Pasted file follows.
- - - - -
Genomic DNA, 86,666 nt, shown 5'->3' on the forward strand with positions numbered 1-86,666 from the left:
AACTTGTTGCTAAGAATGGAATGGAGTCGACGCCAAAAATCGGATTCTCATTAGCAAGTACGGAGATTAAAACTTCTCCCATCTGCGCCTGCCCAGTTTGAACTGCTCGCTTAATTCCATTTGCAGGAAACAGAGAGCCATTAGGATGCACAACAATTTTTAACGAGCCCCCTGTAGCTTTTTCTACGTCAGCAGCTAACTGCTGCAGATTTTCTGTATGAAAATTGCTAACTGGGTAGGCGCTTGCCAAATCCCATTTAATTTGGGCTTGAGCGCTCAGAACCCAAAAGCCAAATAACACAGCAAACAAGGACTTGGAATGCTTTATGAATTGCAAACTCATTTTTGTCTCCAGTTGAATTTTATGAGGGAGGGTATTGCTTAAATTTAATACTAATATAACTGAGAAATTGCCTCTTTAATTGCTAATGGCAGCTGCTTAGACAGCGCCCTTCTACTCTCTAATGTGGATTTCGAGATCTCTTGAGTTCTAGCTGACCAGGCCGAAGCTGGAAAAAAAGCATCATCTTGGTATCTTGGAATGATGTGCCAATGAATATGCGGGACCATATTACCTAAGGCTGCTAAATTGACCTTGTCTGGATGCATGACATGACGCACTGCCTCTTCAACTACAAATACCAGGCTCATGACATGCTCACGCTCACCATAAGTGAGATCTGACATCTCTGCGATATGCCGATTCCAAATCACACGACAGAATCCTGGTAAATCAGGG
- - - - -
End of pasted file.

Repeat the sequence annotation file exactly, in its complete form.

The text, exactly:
Genomic DNA, 86,666 nt, shown 5'->3' on the forward strand with positions numbered 1-86,666 from the left:
AACTTGTTGCTAAGAATGGAATGGAGTCGACGCCAAAAATCGGATTCTCATTAGCAAGTACGGAGATTAAAACTTCTCCCATCTGCGCCTGCCCAGTTTGAACTGCTCGCTTAATTCCATTTGCAGGAAACAGAGAGCCATTAGGATGCACAACAATTTTTAACGAGCCCCCTGTAGCTTTTTCTACGTCAGCAGCTAACTGCTGCAGATTTTCTGTATGAAAATTGCTAACTGGGTAGGCGCTTGCCAAATCCCATTTAATTTGGGCTTGAGCGCTCAGAACCCAAAAGCCAAATAACACAGCAAACAAGGACTTGGAATGCTTTATGAATTGCAAACTCATTTTTGTCTCCAGTTGAATTTTATGAGGGAGGGTATTGCTTAAATTTAATACTAATATAACTGAGAAATTGCCTCTTTAATTGCTAATGGCAGCTGCTTAGACAGCGCCCTTCTACTCTCTAATGTGGATTTCGAGATCTCTTGAGTTCTAGCTGACCAGGCCGAAGCTGGAAAAAAAGCATCATCTTGGTATCTTGGAATGATGTGCCAATGAATATGCGGGACCATATTACCTAAGGCTGCTAAATTGACCTTGTCTGGATGCATGACATGACGCACTGCCTCTTCAACTACAAATACCAGGCTCATGACATGCTCACGCTCACCATAAGTGAGATCTGACATCTCTGCGATATGCCGATTCCAAATCACACGACAGAATCCTGGTAAATCAGGG